"Hamilton" star Daveed Diggs on how Frederick Douglass' Fourth of July speech resonates today

Daveed Diggs on powerful new video
Daveed Diggs on powerful new video 06:11

"What, to the American slave, is your Fourth of July? I answer: a day that reveals to him, more than all other days in the year, the gross injustice and cruelty to which he is the constant victim."

The striking words spoken by Frederick Douglass on July 5, 1852 were given new life when "Hamilton" star Daveed Diggs spoke in a new video inspired by Douglass' speech, shining a spotlight on the Independence Day holiday that, to many Black Americans, holds a "complicated" meaning.

Diggs said the speech captures "the desire to hold America accountable" — an America currently reckoning with its history of slavery and racism amid a nationwide movement against institutional racism and police brutality. He spoke to "CBS This Morning" co-host Gayle King about the video and the "poignant" ways Douglass' message resonates today, as well as the release of "Hamilton" on Disney+.

Read their conversation below:


Gayle King: Daveed Diggs is well-known for playing founding father Thomas Jefferson in "Hamilton," a performance that earned him a Tony Award. He joins us from Los Angeles to discuss — we'll talk about "Hamilton" in just a second, Daveed, but I cannot get over that video. It is powerful. It is provocative. Your read was perfection. And I think a lot of people are saying America's looking into the mirror these days, and we don't like what we see. So I'm wondering, when you first read those words for the first time, what were your thoughts and your feelings as you were doing it? 

Daveed Diggs: Well, you know, I had the opportunity to play Frederick Douglass for an upcoming piece for Showtime called "The Good Lord Bird," and as part of that performance, I performed excerpts from the Fourth of July — from his "What to the Slave is the Fourth of July" speech. And so I remember the first time I read that speech and how poignant and how contemporary, really, a lot of the points still felt 170 years later… modernizing it, I jumped at the opportunity. And what they came up with was brilliant.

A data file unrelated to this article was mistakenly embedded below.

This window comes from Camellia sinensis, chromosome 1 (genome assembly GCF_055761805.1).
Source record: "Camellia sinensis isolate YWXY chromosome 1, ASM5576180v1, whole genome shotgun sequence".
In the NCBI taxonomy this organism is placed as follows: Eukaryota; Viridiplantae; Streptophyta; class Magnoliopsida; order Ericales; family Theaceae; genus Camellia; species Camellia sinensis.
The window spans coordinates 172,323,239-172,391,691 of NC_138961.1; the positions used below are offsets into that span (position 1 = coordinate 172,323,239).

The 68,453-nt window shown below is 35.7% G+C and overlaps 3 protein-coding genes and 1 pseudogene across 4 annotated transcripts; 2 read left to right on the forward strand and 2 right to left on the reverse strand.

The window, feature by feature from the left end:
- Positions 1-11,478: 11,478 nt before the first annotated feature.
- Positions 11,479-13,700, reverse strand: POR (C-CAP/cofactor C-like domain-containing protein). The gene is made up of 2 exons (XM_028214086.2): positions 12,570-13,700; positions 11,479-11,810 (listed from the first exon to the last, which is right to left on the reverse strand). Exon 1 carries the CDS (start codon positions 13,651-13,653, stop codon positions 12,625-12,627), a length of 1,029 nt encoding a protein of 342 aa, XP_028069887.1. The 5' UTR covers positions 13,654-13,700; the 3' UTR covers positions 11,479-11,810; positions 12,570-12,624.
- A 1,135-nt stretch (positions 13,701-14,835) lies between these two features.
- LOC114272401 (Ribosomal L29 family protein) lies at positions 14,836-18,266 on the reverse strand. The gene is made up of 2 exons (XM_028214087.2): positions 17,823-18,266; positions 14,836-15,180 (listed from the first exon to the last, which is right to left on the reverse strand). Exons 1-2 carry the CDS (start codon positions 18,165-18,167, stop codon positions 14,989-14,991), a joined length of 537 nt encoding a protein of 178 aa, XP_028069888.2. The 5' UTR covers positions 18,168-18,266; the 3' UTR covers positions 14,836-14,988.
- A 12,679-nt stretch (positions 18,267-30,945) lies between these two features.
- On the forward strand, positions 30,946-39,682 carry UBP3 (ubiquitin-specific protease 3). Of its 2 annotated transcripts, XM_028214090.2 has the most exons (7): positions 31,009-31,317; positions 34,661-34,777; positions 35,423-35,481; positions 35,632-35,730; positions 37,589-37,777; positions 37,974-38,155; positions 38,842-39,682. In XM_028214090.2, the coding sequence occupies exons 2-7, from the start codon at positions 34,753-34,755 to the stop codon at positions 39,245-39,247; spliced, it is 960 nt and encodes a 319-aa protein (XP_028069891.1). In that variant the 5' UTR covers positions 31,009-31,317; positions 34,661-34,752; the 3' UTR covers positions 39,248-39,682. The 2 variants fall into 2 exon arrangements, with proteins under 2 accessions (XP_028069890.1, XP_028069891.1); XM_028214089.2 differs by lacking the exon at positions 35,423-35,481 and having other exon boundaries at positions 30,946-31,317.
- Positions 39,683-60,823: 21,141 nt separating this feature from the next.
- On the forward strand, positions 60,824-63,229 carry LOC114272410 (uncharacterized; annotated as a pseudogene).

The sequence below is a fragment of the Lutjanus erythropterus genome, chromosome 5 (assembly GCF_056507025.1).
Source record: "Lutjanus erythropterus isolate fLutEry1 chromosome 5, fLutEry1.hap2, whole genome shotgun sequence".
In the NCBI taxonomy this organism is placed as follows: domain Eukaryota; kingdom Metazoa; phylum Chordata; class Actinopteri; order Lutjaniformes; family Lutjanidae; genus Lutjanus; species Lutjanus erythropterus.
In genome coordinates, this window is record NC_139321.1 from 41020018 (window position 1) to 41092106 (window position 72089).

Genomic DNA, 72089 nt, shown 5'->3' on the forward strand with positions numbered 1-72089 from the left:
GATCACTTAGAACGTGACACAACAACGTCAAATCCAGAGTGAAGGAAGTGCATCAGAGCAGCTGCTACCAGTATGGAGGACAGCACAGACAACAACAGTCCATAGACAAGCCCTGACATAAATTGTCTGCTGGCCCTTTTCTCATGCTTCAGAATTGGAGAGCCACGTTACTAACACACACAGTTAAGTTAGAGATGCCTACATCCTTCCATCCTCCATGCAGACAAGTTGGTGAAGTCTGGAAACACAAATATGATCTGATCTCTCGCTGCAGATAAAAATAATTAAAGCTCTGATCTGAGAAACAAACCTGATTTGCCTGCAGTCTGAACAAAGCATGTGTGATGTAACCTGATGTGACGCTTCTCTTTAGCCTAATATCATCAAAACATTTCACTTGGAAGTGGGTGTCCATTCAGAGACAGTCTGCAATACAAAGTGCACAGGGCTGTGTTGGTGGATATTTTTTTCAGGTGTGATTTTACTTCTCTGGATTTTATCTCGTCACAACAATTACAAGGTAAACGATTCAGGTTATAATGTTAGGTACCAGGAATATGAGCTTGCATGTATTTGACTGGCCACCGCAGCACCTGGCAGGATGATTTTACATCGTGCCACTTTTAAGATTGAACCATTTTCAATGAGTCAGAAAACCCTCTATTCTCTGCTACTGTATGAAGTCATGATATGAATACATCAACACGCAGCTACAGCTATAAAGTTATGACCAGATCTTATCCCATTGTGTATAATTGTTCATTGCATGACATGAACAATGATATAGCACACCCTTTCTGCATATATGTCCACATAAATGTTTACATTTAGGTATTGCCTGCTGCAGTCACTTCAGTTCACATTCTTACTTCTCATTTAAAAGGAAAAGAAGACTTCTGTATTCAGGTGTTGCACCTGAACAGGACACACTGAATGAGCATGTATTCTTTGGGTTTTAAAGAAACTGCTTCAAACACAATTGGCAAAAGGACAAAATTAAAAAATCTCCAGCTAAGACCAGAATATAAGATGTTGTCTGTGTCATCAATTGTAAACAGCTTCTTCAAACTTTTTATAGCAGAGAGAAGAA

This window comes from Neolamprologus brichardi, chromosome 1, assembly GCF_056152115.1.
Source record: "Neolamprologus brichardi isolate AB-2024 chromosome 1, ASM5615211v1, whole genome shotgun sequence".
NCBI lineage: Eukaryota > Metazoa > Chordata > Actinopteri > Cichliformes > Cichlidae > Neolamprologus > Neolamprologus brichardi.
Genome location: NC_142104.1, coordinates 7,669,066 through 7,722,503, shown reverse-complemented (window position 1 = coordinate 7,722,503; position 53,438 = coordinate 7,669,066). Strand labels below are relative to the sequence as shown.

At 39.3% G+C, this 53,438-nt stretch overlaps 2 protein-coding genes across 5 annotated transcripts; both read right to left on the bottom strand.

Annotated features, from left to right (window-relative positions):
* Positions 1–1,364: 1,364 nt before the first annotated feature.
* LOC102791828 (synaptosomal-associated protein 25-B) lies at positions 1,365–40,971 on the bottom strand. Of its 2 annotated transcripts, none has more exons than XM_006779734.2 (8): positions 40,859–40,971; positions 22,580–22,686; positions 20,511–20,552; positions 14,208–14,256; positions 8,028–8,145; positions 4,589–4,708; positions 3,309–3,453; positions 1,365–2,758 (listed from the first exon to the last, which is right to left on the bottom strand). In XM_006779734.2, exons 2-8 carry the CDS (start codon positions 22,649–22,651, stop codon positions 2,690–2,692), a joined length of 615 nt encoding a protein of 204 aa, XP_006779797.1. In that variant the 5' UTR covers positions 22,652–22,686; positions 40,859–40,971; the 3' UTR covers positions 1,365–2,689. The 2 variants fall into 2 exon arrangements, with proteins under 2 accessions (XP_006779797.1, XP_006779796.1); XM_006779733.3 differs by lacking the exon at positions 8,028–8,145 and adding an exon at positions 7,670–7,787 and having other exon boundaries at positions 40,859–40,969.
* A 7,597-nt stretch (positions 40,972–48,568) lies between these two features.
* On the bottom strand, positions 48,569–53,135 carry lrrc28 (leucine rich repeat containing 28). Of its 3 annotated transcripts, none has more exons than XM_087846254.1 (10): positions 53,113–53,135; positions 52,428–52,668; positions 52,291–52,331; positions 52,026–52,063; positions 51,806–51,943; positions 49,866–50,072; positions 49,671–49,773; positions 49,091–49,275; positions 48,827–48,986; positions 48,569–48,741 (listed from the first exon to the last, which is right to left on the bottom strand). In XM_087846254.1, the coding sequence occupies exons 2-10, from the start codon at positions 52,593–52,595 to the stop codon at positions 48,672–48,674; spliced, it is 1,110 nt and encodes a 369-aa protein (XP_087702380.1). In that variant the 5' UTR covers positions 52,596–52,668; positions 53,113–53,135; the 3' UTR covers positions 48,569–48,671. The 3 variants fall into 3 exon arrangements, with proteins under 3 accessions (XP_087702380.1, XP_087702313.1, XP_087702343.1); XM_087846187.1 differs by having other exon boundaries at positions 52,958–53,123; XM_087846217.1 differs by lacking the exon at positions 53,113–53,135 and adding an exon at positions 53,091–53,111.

It really, I think, contextualizes and manages to capture a lot of the feeling of the moment and a lot of the desire to hold America accountable, and to keep those kind of discussions going beyond just the moment that we're in. 

Daveed Diggs asks: “What to My People is the Fourth of July?” by Movement For Black Lives on YouTube

King: You're so right to hold America accountable. Listen, from Frederick Douglass, the speech what it was called, "What to the American Slave is the Fourth of July," he says in part: "A day that reveals to him, the gross injustice and cruelty to which he is a constant victim." I thought, Daveed, those words were so eerie and so sad, with how much they still resonate today with what is happening in this country. 

Diggs: Yeah. I mean, it's over 100 days since Breonna Taylor was murdered. You know, there have been no charges yet. We are constantly confronted with a difference in value of our lives. And so particularly as we reflect on this moment of the Fourth of July and what we're celebrating, this idea of independence — it's complicated, I think, for Americans of color to figure out how we fit into the celebration. 

King: No, for instance, in the video that you narrated it says, "Police parade down streets, proud descendants of the slave patrol."

I've heard that you, too, have had very unpleasant encounters with the police. Would you talk about that? 

Diggs: Yeah. I mean, I think, you know, you'd be hard-pressed to find anybody Black who hasn't to some degree, right? 

Between the ages of 22 and 25, I got pulled over maybe almost 40-something times, never got a ticket. Days before I left Los Angeles to go start performing "Hamilton" at the Public Theater, I got snatched off of my bike by police officers and thrown up against a fence because I fit a description. Yeah, and I have always had — 

King: Fit the description. 

Diggs: So all this to say not — it's not a condemnation of any specific police officer, but of a system that is trained to treat Black lives differently. 

King: Uh-huh. You know, I have to talk about "Hamilton" which is streaming on Disney+ tonight. I can't believe that we have you on this particular day. Because I'm told that you were sent an advanced copy and you didn't watch it — people who would kill to watch it, Daveed, they would kill to watch it. I'm so excited that a lot of people will get to see this for the first time. I'm so psyched about this. 

Diggs: Yeah. Me, too. I have yet to watch it, but now everybody can. It's out and streaming on Disney+, and I think there's a great sense of patriotism that comes along with watching that show. And I think that's important to think about today, especially. You know —

King: Thank you… go ahead. 

Diggs: I was saying James Baldwin said in '55, "I love America more than any other country in the world, and exactly for this reason I insist on the right to criticize her perpetually." 

I've been thinking about that quote a lot as I go into this weekend. 

King: Yeah. It makes a lot of sense to me. I think a lot of people are asking questions that they've never asked before. I also heard you say when you played Jefferson, you have a show stopper — show-stealing scene. I can't wait for people to see that, that you felt very patriotic for the first time when you played that role. 

Congratulations to you, Daveed. This video is knockout. And your performance in "Hamilton," knockout. Thank you for getting up early with us today. Really appreciate it. 

Diggs: Thanks so much.